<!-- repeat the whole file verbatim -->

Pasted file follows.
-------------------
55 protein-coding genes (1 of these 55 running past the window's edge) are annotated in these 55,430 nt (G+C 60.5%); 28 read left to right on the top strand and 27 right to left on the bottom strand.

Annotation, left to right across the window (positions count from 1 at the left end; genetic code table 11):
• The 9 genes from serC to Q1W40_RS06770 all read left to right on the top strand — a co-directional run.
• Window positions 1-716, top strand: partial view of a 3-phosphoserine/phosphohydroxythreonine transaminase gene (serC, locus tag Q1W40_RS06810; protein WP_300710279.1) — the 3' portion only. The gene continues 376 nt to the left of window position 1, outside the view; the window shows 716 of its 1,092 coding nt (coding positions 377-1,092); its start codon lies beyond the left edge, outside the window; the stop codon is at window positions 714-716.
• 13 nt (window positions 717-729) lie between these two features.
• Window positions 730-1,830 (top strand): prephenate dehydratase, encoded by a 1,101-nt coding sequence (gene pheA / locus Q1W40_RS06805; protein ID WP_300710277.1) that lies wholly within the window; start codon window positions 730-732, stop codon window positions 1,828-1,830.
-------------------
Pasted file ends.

55 protein-coding genes (1 of these 55 running past the window's edge) are annotated in these 55,430 nt (G+C 60.5%); 28 read left to right on the top strand and 27 right to left on the bottom strand.

Annotation, left to right across the window (positions count from 1 at the left end; genetic code table 11):
• The 9 genes from serC to Q1W40_RS06770 all read left to right on the top strand — a co-directional run.
• Window positions 1-716, top strand: partial view of a 3-phosphoserine/phosphohydroxythreonine transaminase gene (serC, locus tag Q1W40_RS06810; protein WP_300710279.1) — the 3' portion only. The gene continues 376 nt to the left of window position 1, outside the view; the window shows 716 of its 1,092 coding nt (coding positions 377-1,092); its start codon lies beyond the left edge, outside the window; the stop codon is at window positions 714-716.
• 13 nt (window positions 717-729) lie between these two features.
• Window positions 730-1,830 (top strand): prephenate dehydratase, encoded by a 1,101-nt coding sequence (gene pheA / locus Q1W40_RS06805; protein ID WP_300710277.1) that lies wholly within the window; start codon window positions 730-732, stop codon window positions 1,828-1,830.